In a sign the financial crisis isn't over, CIT Group , the No. 1 lender to small and mid-sized U.S. businesses, is scrambling to get help from the federal government.
The ailing company's stock fell toward $1 Monday as investors fearing a bankruptcy court filing unloaded the shares.
A collapse of CIT, whose 1 million clients include big names from the franchisee of Dunkin' Donuts to retailer Dillard's Inc., could deal a devastating blow to the economy by cutting off financing just as businesses need it most, analysts warned.
"The retailing community could be hurt," says Moshe Orenbuch of Credit Suisse on Fast Money. "There would be bondholders (hurt too)."
"They'd have to lay people off, downsize and maybe shut their doors," adds independent banking analyst Bert Ely of CIT's clients. "It would hardly be positive for the economic recovery."
"Three months ago we downgraded the shares," adds Orenbuch. "The earnings power has been severely depleted."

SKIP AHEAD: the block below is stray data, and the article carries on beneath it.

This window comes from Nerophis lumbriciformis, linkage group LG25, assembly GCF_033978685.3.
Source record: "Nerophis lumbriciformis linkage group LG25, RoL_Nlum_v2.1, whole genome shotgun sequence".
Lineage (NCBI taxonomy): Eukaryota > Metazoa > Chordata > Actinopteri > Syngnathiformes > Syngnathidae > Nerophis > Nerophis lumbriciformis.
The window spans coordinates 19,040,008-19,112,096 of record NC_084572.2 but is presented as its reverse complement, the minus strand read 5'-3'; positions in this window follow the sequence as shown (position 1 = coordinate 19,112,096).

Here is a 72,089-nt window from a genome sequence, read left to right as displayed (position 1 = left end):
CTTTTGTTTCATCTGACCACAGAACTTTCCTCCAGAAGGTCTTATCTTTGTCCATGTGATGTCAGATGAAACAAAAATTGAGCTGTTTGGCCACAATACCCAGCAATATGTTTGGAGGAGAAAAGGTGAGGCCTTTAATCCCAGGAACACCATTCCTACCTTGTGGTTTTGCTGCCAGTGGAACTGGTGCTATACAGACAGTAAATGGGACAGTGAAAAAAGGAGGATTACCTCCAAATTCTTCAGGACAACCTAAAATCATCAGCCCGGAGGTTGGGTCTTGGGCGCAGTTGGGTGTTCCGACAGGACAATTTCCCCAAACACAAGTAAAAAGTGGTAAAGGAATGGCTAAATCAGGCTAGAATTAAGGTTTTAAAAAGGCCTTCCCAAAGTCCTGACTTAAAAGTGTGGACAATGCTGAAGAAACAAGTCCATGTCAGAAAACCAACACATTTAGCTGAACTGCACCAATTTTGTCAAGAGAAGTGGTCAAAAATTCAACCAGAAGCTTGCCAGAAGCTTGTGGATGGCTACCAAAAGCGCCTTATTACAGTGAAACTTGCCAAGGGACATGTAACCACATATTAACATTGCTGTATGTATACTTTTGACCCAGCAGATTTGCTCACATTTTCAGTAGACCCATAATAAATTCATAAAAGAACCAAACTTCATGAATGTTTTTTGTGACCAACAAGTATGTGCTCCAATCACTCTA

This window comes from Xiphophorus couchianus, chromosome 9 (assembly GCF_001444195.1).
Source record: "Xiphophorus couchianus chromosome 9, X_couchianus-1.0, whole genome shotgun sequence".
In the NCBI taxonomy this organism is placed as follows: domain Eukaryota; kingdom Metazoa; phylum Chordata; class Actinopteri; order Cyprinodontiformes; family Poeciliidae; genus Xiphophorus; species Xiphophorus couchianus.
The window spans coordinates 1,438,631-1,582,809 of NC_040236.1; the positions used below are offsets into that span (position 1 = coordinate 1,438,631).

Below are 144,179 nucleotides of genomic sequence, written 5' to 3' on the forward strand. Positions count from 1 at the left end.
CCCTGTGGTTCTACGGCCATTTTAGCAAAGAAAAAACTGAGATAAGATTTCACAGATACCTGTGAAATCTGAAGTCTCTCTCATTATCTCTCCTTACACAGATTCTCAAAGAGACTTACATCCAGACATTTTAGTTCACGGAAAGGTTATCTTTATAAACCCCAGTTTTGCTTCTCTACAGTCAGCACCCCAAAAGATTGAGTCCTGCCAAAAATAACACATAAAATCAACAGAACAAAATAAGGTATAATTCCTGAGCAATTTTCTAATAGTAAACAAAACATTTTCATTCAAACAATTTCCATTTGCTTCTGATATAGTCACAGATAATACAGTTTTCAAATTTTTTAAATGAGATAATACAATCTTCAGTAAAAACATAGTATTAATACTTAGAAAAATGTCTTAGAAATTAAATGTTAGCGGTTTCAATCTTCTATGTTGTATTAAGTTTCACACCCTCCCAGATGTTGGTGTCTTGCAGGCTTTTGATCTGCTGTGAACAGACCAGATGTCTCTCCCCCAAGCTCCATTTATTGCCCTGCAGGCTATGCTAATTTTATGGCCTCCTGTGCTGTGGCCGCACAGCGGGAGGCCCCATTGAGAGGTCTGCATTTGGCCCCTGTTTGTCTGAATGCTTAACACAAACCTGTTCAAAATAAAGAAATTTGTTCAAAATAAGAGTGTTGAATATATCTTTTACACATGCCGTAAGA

CIT, which got $2.3 billion in bailout cash in December, said it's talking with regulators about receiving more government help. One possibility is including CIT in the Federal Deposit Insurance Corp.'s Temporary Liquidity Guarantee Program, the firm said.
CIT's crisis brought back memories of the brutal losses suffered by fallen Wall Street firms like Bear Stearns and Lehman Brothers. It also posed yet another challenge to the Obama administration, which is struggling to right to the economy despite an $787 billion stimulus and a raft of federal bailout programs.
Is there any kind of trade here?
"If there is a rally on positive news (i.e. the gov't stepping in) I'd be a seller," says Orenbuch. "because ultimately the earning power of the company could be under a lot of pressure."
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